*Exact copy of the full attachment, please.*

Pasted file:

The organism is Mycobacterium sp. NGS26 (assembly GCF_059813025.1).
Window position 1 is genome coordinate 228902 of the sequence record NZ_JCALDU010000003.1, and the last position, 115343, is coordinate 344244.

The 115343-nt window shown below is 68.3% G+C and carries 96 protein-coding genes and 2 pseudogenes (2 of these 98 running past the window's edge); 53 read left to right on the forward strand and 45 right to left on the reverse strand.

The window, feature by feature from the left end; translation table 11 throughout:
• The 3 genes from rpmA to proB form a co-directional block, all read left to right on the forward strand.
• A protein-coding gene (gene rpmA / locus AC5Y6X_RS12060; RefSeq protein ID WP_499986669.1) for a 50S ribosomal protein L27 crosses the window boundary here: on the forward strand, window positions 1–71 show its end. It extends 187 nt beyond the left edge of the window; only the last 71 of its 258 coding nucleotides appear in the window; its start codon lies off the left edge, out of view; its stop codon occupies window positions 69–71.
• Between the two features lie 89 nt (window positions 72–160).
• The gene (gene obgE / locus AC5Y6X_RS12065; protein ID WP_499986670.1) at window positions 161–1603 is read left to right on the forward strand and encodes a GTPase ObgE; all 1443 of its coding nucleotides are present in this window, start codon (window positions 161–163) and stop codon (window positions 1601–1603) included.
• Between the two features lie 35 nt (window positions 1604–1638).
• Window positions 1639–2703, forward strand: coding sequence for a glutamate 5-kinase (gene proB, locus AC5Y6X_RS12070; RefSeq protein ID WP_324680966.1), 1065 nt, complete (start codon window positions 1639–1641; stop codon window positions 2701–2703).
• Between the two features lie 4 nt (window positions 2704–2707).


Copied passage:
The organism is Mycobacterium sp. NGS26 (assembly GCF_059813025.1).
Window position 1 is genome coordinate 228902 of the sequence record NZ_JCALDU010000003.1, and the last position, 115343, is coordinate 344244.

The 115343-nt window shown below is 68.3% G+C and carries 96 protein-coding genes and 2 pseudogenes (2 of these 98 running past the window's edge); 53 read left to right on the forward strand and 45 right to left on the reverse strand.

The window, feature by feature from the left end; translation table 11 throughout:
• The 3 genes from rpmA to proB form a co-directional block, all read left to right on the forward strand.
• A protein-coding gene (gene rpmA / locus AC5Y6X_RS12060; RefSeq protein ID WP_499986669.1) for a 50S ribosomal protein L27 crosses the window boundary here: on the forward strand, window positions 1–71 show its end. It extends 187 nt beyond the left edge of the window; only the last 71 of its 258 coding nucleotides appear in the window; its start codon lies off the left edge, out of view; its stop codon occupies window positions 69–71.
• Between the two features lie 89 nt (window positions 72–160).
• The gene (gene obgE / locus AC5Y6X_RS12065; protein ID WP_499986670.1) at window positions 161–1603 is read left to right on the forward strand and encodes a GTPase ObgE; all 1443 of its coding nucleotides are present in this window, start codon (window positions 161–163) and stop codon (window positions 1601–1603) included.
• Between the two features lie 35 nt (window positions 1604–1638).
• Window positions 1639–2703, forward strand: coding sequence for a glutamate 5-kinase (gene proB, locus AC5Y6X_RS12070; RefSeq protein ID WP_324680966.1), 1065 nt, complete (start codon window positions 1639–1641; stop codon window positions 2701–2703).
• Between the two features lie 4 nt (window positions 2704–2707).